Japan is the only nation outside China that has adapted Zhong Kui (Shōki in Japanese) belief into its culture. The Japanese have given such honorific titles to Zhong Kui as Shōki-sama (Mr. Zhong Kui), Shōki-daijin (Minister Zhong Kui) and Shōki daimyōjin (Zhong Kui, the Deity). Zhong Kui belief reached its peak in the Tokugawa period (1603-1868), fully absorbed into Japan’s native religion and culture. The localization of Zhong Kui in Japan started in the medieval period and basically completed in the Tokugawa period when the Japanese worshipped, perceived and presented Zhong Kui in their own ways. Zhong Kui belief was localized in Tokugawa Japan in the following ways: First, Zhong Hui was transformed from Taoist immortal into Shinto deity, incorporated into the Japanese Shinto-Buddhist framework. Second, the images of Zhong Kui turned Japanese, influenced by noh drama, kabuki, ukiyoe and matsuri. Third, Zhong Hui became a part of Japanese culture and his presence can be found in Tokugawa art, literature, theatre, architecture and folk religion. This is the first academic study of Zhong Kui in Tokugawa Japan. Based on Japanese primary sources, this research aims to examine how Zhong Kui was localized to enrich Tokugawa religion, folklore and culture.


Prof. Yuniya (Yuni) Kawamura
State University of New York, USA

Yuniya (Yuni) Kawamura is Professor of Sociology at the Fashion Institute of Technology/State University of NY. She is the author of the best-selling Fashion-ology (Berg 2005), which has been translated into Italian, Swedish, Russian, Chinese, and Turkish, in addition to The Japanese Revolution in Paris Fashion (Berg 2004), Fashioning Japanese Subcultures (Bloomsbury 2012), and Sneakers: Fashion, Gender, and Subculture (Bloomsbury 2016). She sits on the board of the International Fashion Research Group at Bologna University and is also an editorial board member of a number of academic journals, such as Fashion Theory: The Journal of Dress, Body, and Culture and The International Journal of Fashion Studies among others. She received her MA and PhD in Sociology from Columbia University.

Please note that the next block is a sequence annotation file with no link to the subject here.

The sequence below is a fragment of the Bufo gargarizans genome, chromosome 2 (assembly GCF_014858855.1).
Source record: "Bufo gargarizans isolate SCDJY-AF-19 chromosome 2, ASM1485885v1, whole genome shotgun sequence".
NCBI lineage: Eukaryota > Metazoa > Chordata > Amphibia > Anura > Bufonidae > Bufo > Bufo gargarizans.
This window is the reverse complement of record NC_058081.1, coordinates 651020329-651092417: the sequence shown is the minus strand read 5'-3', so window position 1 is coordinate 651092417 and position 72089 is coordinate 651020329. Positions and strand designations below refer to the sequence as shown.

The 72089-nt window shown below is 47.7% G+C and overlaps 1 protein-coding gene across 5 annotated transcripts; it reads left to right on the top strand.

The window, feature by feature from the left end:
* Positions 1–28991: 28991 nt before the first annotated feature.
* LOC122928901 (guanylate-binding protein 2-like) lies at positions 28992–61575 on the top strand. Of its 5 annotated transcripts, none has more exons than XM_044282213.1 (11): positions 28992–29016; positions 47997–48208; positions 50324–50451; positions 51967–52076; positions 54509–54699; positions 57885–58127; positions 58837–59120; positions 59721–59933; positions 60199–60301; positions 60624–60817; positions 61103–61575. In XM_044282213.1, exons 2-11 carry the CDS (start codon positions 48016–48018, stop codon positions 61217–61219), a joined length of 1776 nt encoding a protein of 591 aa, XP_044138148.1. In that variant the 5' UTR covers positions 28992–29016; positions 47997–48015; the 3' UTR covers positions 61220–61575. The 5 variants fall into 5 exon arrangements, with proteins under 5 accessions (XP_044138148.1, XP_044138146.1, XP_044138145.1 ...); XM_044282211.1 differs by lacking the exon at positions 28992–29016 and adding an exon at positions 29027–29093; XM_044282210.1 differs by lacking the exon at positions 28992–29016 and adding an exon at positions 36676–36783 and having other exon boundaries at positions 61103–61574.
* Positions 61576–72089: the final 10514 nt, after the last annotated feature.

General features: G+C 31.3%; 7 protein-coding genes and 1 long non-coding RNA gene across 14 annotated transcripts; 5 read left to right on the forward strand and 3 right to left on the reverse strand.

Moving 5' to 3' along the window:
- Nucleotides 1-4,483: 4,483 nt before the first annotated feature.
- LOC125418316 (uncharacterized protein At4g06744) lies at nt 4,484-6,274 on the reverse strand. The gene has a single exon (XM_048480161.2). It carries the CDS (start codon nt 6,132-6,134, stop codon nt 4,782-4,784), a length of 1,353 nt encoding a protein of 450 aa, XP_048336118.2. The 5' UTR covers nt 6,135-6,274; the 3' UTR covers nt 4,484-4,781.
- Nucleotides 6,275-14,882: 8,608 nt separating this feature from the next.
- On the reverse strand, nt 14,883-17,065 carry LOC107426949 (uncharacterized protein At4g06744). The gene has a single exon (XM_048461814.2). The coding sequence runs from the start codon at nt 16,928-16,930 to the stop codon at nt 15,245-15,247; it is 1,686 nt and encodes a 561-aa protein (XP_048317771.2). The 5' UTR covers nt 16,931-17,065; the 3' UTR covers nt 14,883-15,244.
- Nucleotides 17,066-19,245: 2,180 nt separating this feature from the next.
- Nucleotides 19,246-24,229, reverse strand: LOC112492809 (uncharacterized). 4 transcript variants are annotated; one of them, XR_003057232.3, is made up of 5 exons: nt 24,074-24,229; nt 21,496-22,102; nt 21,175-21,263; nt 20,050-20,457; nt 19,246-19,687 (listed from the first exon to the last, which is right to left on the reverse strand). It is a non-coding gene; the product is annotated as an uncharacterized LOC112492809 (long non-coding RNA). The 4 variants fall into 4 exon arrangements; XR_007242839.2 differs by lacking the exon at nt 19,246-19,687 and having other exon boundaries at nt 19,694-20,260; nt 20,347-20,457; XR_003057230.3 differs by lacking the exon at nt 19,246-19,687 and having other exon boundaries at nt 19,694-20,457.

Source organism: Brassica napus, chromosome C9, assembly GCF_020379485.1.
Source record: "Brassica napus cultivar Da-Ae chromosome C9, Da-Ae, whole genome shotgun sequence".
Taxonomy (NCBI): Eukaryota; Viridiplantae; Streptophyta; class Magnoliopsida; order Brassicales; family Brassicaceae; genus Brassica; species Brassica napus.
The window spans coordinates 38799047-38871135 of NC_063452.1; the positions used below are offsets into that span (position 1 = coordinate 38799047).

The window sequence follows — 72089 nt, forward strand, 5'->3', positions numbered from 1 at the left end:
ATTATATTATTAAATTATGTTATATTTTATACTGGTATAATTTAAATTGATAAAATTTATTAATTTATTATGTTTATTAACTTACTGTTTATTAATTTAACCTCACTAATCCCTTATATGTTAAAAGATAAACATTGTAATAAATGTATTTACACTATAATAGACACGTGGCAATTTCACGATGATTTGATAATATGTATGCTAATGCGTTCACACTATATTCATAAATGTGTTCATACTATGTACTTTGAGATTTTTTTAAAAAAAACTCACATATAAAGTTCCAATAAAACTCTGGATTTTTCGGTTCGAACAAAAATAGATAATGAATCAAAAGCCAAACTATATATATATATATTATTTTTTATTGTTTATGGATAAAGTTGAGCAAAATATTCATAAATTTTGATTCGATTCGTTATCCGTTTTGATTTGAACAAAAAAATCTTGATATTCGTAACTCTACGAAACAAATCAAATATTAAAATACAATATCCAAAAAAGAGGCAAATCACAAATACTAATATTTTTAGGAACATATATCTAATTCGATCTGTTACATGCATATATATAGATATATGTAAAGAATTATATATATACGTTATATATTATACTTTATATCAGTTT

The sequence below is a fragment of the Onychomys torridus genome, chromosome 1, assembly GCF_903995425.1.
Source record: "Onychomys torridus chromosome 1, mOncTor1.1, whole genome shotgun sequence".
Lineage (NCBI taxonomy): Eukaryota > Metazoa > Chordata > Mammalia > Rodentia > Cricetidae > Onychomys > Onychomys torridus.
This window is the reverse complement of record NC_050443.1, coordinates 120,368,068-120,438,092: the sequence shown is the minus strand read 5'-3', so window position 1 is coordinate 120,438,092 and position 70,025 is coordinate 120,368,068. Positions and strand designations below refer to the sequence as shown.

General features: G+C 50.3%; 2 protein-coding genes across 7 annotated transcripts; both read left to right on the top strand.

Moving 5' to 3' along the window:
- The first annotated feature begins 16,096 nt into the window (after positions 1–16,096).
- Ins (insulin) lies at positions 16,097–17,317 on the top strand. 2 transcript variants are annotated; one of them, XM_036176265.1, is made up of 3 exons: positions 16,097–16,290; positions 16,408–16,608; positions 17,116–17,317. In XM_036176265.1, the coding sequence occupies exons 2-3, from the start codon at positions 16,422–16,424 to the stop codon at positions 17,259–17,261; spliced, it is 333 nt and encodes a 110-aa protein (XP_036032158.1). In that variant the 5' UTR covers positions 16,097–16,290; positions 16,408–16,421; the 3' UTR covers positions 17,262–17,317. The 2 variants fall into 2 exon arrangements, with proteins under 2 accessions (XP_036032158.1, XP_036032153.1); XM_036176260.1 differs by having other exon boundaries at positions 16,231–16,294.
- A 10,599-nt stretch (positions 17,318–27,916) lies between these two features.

Speech Title: A Complex Dialogue between Cultural Appropriation & Creative Inspiration in Fashion Design

Abstract: As Georg Simmel, a German sociologist, pointed out in his article ‘Fashion’ (1904) that fashion welcomes exoticism and appreciates novelty, it is taken for granted that still today designers are inspired by foreign cultures and their historical traditions that are new and unfamiliar to them. Western designers often adopt ideas from non-Western cultures, such as Japanese Geisha, African dreadlocks, and Native American headdress among others, and incorporate them into their collections while adding their own aesthetic twist. These examples shed light on the issue of cultural appropriation/misappropriation in fashion design and provide us the opportunity to engage in a complex dialogue. They also raise thought-provoking questions as to how far designers can go to utilize other people’s cultural elements as part of their design inspiration and are not perceived as an offensive mockery or vulgar imitation. My presentation examines and explores a culturally sensitive line delineated between cultural appropriation and creative inspiration that needs to be respected in today's globalized world where different cultures intersect.


Submission Method

Please submit your papers/abstracts by Electronic Submission System; (.pdf) before October 15, 2017.


Contact Information

Mr. Jack Feng
Conference Secretary

  • Tel: 86-28-86528478 (China)
    +852-3500-0005 (Hong Kong)
    +1-313-263-4817 (USA)
  • Email: ichc@iedrc.net